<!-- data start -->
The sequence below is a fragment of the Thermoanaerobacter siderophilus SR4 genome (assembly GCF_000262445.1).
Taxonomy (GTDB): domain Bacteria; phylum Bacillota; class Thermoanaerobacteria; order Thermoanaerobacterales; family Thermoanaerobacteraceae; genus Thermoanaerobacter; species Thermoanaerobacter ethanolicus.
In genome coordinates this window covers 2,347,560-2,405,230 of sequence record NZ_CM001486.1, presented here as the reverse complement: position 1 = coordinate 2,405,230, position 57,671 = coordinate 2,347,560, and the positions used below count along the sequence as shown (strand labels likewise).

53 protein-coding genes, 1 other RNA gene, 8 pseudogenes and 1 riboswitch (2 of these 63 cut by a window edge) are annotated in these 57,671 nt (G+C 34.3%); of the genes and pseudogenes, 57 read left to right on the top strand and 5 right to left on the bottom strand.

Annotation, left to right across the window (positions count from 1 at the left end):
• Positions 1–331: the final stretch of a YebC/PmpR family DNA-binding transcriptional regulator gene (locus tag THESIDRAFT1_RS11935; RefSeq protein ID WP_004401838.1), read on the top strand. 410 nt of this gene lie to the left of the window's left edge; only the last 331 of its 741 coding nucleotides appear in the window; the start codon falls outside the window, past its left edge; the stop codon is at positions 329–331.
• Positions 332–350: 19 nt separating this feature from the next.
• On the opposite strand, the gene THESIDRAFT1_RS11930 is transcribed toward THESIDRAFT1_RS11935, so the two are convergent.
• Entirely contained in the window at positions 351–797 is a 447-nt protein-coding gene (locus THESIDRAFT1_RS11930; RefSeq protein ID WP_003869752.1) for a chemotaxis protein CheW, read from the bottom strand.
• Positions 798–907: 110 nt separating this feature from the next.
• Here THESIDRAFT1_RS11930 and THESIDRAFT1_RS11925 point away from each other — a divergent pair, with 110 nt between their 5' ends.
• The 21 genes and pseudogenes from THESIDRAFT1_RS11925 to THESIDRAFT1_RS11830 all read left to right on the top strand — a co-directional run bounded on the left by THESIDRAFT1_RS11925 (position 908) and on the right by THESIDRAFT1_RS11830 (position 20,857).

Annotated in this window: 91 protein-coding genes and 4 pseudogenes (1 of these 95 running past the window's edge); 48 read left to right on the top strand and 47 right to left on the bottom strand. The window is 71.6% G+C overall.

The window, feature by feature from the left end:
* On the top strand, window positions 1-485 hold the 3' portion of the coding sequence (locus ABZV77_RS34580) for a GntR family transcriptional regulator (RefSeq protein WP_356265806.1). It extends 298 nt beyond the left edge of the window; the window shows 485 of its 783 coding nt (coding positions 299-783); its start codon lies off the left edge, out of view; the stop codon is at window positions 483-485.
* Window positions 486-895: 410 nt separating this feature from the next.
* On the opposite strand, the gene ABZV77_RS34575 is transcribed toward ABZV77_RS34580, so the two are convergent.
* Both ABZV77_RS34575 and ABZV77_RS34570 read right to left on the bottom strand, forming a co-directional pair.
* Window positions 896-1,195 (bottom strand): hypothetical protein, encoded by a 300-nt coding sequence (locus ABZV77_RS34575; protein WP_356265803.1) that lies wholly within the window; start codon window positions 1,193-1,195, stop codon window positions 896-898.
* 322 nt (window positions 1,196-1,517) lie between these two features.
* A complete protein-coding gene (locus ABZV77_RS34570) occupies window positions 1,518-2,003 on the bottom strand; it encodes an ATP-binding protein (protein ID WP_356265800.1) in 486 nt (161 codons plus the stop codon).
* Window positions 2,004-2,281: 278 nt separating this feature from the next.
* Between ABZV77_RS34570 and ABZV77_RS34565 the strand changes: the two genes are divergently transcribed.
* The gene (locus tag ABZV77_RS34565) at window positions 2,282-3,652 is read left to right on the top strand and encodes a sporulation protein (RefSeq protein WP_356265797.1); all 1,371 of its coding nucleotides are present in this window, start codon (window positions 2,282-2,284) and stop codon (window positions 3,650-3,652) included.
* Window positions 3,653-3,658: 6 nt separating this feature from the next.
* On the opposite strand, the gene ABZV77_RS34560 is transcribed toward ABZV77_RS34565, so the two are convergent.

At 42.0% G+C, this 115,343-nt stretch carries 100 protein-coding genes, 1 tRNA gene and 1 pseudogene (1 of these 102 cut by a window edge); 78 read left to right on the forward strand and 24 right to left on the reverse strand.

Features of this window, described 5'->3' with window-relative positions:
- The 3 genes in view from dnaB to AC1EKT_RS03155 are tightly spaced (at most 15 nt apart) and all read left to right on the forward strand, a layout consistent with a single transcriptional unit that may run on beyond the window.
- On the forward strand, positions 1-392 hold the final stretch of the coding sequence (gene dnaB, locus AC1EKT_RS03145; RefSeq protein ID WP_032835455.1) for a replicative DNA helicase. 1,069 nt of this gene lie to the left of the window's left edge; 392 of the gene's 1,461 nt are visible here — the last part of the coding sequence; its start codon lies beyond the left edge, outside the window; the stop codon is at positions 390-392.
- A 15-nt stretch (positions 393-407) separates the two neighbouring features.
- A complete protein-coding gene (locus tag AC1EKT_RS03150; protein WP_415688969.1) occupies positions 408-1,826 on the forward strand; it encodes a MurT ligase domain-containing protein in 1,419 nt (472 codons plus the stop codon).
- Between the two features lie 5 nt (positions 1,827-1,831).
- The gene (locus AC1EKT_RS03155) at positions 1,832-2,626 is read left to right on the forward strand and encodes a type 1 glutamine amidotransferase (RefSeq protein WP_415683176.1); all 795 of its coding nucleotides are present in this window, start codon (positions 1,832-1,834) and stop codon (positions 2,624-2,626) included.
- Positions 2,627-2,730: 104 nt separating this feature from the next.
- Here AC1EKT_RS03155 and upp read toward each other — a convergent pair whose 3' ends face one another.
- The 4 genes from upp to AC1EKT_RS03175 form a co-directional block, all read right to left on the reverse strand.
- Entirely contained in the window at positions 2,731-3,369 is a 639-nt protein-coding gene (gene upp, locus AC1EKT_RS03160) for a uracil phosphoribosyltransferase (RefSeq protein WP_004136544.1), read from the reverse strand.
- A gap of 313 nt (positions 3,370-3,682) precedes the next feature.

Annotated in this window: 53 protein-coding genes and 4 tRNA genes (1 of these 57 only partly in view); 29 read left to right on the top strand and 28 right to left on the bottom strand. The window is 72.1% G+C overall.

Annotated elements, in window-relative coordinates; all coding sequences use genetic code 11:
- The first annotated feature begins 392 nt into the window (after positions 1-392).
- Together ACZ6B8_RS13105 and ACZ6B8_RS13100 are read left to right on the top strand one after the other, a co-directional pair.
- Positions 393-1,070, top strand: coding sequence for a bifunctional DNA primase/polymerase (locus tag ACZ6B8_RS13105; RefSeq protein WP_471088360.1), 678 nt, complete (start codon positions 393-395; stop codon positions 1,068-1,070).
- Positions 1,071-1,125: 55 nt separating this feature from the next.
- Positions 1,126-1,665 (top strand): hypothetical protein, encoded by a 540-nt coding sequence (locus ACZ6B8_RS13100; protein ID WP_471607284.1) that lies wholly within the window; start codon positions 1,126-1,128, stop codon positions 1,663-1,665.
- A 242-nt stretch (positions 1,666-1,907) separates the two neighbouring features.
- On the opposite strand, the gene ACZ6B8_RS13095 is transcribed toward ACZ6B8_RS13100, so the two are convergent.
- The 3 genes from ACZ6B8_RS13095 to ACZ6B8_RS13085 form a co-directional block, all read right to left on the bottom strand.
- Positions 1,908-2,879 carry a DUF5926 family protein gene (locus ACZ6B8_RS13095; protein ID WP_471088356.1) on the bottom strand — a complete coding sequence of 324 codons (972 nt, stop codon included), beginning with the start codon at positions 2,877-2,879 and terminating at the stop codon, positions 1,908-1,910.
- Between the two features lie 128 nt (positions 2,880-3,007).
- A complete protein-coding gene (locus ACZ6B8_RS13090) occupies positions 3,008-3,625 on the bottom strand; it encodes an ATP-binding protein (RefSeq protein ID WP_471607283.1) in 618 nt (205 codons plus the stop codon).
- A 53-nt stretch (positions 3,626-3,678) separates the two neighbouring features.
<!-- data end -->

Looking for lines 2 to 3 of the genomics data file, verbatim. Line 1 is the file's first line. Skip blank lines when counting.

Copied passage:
Taxonomy (GTDB): domain Bacteria; phylum Bacillota; class Thermoanaerobacteria; order Thermoanaerobacterales; family Thermoanaerobacteraceae; genus Thermoanaerobacter; species Thermoanaerobacter ethanolicus.
In genome coordinates this window covers 2,347,560-2,405,230 of sequence record NZ_CM001486.1, presented here as the reverse complement: position 1 = coordinate 2,405,230, position 57,671 = coordinate 2,347,560, and the positions used below count along the sequence as shown (strand labels likewise).